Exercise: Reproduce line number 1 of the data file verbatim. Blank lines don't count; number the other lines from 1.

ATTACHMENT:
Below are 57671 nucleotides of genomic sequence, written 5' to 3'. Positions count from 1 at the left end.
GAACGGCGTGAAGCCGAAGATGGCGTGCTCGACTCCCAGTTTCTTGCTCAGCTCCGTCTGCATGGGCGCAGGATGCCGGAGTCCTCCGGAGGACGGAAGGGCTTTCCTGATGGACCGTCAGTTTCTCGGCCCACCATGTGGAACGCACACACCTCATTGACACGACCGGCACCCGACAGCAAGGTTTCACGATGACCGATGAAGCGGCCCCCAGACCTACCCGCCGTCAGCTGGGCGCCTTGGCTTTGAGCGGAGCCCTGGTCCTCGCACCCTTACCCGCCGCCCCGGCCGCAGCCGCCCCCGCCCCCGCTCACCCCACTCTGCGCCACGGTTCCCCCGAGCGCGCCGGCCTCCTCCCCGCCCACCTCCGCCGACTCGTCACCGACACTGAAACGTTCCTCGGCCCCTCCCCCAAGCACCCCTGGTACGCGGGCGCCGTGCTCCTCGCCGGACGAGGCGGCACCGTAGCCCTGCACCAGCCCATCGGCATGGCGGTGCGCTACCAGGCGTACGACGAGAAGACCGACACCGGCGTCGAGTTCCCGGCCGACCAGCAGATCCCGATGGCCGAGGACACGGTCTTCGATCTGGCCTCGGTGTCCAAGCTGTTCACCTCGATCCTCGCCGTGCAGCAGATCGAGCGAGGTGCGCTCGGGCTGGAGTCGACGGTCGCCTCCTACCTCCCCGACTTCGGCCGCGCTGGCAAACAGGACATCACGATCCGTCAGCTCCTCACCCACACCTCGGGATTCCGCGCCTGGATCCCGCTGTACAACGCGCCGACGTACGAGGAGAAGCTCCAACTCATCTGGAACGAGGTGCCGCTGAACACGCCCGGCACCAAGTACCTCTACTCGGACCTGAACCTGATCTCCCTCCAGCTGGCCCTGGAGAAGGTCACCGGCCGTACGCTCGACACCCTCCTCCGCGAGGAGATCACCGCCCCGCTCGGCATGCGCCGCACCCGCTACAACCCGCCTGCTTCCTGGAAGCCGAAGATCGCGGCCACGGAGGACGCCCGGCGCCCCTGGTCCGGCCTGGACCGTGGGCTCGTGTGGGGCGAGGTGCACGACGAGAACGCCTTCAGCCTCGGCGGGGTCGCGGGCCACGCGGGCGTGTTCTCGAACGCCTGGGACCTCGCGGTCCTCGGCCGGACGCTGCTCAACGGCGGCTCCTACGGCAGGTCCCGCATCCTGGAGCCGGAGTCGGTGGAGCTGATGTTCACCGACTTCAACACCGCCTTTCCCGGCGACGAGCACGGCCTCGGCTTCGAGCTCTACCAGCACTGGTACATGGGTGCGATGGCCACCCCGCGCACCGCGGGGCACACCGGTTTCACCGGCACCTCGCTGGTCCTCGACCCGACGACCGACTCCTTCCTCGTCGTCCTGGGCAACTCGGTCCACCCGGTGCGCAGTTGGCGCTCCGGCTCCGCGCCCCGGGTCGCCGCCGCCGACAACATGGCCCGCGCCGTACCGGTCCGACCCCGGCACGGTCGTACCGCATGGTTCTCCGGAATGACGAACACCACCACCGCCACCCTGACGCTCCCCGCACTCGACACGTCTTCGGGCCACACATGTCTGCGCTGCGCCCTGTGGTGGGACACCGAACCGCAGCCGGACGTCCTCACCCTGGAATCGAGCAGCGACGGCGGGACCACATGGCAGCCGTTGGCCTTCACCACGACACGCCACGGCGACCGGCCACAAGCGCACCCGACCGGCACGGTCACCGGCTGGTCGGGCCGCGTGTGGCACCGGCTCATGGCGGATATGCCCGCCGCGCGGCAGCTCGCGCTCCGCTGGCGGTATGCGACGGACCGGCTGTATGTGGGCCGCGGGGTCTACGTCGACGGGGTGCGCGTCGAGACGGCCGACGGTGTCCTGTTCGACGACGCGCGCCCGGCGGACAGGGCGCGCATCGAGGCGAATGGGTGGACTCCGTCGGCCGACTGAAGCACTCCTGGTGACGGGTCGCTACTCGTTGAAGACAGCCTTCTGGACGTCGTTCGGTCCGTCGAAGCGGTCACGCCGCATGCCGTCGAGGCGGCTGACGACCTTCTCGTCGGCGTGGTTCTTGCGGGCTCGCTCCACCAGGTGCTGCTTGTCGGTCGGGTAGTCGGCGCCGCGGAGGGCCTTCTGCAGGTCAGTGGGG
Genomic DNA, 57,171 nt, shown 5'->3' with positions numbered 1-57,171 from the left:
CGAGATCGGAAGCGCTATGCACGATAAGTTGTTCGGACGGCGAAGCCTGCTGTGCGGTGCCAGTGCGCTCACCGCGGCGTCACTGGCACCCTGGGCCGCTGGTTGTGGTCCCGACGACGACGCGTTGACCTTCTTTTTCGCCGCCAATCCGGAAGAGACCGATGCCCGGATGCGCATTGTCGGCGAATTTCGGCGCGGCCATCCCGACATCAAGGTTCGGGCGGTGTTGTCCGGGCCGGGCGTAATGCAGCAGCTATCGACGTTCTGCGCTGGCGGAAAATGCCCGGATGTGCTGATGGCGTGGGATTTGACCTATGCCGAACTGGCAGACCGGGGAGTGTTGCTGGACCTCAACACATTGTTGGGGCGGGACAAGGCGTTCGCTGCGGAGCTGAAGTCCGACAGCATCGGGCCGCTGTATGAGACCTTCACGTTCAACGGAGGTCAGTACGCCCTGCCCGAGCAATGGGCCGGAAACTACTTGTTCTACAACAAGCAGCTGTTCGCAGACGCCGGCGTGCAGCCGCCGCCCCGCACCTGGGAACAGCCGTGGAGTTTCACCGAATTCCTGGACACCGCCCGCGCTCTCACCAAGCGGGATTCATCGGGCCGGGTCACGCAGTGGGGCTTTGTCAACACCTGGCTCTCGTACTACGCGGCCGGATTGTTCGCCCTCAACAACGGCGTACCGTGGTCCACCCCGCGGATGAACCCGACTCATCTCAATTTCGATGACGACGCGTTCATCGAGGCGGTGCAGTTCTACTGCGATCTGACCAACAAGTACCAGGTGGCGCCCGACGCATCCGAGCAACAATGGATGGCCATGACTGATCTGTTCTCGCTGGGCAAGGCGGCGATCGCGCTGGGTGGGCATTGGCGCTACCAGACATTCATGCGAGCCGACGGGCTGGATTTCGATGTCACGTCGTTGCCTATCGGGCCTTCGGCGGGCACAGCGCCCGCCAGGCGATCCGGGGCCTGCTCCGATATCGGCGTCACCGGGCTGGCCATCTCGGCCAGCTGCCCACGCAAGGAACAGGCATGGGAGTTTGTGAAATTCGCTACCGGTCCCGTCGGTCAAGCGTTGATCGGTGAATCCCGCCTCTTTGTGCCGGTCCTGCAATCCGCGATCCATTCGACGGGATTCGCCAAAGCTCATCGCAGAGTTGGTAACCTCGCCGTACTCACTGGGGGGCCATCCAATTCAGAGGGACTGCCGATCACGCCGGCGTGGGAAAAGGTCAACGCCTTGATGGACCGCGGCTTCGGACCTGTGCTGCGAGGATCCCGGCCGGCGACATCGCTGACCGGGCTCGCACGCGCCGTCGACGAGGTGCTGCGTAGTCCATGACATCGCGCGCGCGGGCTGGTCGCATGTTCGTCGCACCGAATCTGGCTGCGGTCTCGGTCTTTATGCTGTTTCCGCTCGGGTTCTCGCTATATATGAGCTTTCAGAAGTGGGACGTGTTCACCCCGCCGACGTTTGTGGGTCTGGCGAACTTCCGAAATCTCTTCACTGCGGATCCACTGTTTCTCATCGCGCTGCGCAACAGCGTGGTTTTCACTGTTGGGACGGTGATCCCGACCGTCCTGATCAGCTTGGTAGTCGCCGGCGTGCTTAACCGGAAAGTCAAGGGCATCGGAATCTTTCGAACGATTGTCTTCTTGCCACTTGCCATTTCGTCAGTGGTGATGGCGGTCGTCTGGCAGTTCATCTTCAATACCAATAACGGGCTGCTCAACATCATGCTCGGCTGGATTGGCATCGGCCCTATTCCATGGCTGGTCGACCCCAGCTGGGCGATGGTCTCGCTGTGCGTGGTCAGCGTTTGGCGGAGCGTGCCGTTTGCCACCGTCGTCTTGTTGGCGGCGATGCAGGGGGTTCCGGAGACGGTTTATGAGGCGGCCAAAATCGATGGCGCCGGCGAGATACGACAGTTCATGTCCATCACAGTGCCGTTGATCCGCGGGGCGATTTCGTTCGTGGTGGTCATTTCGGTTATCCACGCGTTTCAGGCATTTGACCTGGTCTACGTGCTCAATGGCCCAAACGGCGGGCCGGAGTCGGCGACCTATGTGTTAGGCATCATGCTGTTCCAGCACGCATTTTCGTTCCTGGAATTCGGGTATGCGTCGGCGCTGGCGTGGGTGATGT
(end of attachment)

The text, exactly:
Below are 57671 nucleotides of genomic sequence, written 5' to 3'. Positions count from 1 at the left end.